Objectives: To assess the nature and number of unexpected withdrawal by senior house officers (SHOs) after acceptance of a hospital post at interview, and to investigate the reasons and possible solutions.
Design: Postal questionnaire based study.
Subjects: Medical staffing departments, accident and emergency (A&E) consultants, and withdrawing SHOs in England.
Main outcome measures: Unexpected withdrawals by hospital specialty, three year trend in A&E departments, notice and reasons given, and action taken.
Results: 39% of medical staffing departments reported unexpected withdrawals in a broad spectrum of specialties for February 1998. In the specialty of A&E medicine this occurred in 34% of departments. Overall 72% of A&E departments had experienced this problem over a three year period, and the trend is increasing. The majority of A&E consultants (70%) took no action, and there was a lack of consensus among all respondents on the appropriate course of action to prevent this escalating problem.
Conclusions: Unexpected SHO withdrawal is a substantial issue in hospital medicine and has been increasing in A&E medicine. Measures to prevent this national problem are urgently needed.
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Shortfalls in medical manpower may have profound effects on the quality of care delivered to patients as well as increasing the burden on other medical staff and healthcare professionals.1 Senior house officers (SHOs) make up the second largest number of doctors in hospital medicine, and as a result are a significant and essential component of manpower planning for the NHS.2 Unexpected withdrawal of an SHO after the process of advertisement, shortlisting, interview, and appointment has substantial implications. The post needs to be readvertised, and the interview panel reconvened. Other candidates available to fill the vacancy at the time of interview may well have accepted a subsequent position elsewhere.
Previous studies on shortfalls in medical manpower numbers have focused on recruitment issues, difficulties with specific specialties, the impact of the New Deal, and the balance between training and service commitments.3,4
This study investigated the unexpected and often unpredictable shortfalls that occur after successful recruitment. Firstly, we aimed to quantify the number of unexpected withdrawals in all hospital specialties and examine the trend in the specialty of accident and emergency (A&E) medicine. Secondly, we explored reasons for unexpected withdrawal and discussed potential preventative measures.
In the spring of 1998 a postal questionnaire was sent to the medical staffing departments of all hospitals in England with A&E departments that employed SHOs.5 Details were requested on the specialties that had experienced unexpected SHO withdrawal prior to their contracted start date of 4 February 1998.
A separate questionnaire was sent to the A&E consultant in the same hospital, requesting the number of unexpected withdrawals by SHOs in that specialty. Where known, the reason for each SHO withdrawing, the period of notice given and the subsequent action taken with that individual doctor was detailed. The number of unexpected SHO withdrawals during the preceding three years was also requested.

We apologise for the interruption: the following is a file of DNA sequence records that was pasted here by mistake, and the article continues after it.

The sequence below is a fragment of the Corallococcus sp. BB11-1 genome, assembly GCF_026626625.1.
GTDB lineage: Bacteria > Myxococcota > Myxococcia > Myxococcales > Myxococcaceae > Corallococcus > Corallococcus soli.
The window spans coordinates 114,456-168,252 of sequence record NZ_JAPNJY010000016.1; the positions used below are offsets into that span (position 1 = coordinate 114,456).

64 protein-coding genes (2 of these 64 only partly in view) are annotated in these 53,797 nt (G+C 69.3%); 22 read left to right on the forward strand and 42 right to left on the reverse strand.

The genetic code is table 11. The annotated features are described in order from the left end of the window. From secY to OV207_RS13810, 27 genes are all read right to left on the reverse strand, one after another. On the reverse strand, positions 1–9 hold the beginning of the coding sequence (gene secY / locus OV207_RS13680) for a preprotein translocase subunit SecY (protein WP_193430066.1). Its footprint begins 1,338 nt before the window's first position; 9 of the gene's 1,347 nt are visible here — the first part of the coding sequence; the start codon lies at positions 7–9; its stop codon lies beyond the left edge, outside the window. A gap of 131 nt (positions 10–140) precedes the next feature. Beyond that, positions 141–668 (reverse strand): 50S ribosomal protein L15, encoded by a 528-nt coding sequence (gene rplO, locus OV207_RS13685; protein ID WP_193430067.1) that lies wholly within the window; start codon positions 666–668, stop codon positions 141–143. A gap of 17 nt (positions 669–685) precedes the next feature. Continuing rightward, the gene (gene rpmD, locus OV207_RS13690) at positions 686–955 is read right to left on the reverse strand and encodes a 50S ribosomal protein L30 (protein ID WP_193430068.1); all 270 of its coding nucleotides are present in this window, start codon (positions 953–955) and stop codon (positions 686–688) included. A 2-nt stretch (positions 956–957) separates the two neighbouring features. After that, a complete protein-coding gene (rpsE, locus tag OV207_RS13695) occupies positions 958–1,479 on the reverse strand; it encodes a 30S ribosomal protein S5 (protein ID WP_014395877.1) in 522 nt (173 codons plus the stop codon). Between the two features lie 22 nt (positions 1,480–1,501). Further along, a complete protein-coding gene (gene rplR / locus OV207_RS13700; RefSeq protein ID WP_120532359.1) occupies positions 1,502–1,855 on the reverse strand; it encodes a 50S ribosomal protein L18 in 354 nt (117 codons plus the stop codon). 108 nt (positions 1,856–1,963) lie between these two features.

A questionnaire for the SHOs that withdrew from the February 1998 A&E posts was enclosed in the letters to the medical staffing departments. Anonymity for the individual SHO and the hospital was guaranteed.
All groups were asked their opinion on six statements regarding unexpected SHO withdrawal and could answer: agree; disagree; or don't know. Additional comments and suggestions were invited.
The six statements were:
Doctors are waiting until after having accepted a job offer, before making a decision as to whether it is in fact their preferred post.
Doctors are using their first job offer as security against unemployment enabling them to continue to apply elsewhere.
The conduct of these doctors reflects an unprofessional attitude.
Clear advice on professional behaviour regarding job applications should be made available to all junior doctors.
The referees of each successful applicant should be contacted in writing informing them that the doctor has been appointed.
Regional centralisation of all junior doctor appointments should be considered.
Repeat questionnaires were sent to all A&E and medical staffing non-responders.
A total of 140 out of 203 (69%) replies were received from the medical staffing departments, and 142 (70%) replies from the A&E consultants. Three replies were received from the SHOs themselves.
Thirty nine per cent of the medical staffing departments reported unexpected SHO withdrawals for the February 1998 start date. They occurred in a total of 14 different specialties, of which five constituted 90% of the total (fig 1).
Thirty four per cent of the surveyed A&E departments experienced unexpected SHO withdrawals for February 1998. In 27% of these (13 of 48) more than one SHO had withdrawn. Table 1 shows the reasons for the unexpected withdrawal of 56 out of the total of 65 SHOs that withdrew. The majority of A&E consultants took no specific action with the SHOs that unexpectedly withdrew (table 2). Length of notice was available for 55 of the SHOs, of which 29% withdrew less than one month before the start date. In one department there were three withdrawals within this period. By the 4 February only four A&E departments had a residual SHO vacancy.
Three year data on unexpected SHO withdrawal from A&E were available for 137 departments. Overall 72% (98 of 137) had experienced the problem at some stage during this time. Figure 2 shows that an upward trend is apparent, particularly from February 1997 onwards.
The responses to the structured questions are shown in tables 3 and 4. Only three SHOs responded and therefore their replies cannot be taken as representative, and have not been included.
Our study shows that unexpected withdrawal by SHOs from hospital posts in England is a significant, widespread, and increasing manpower problem.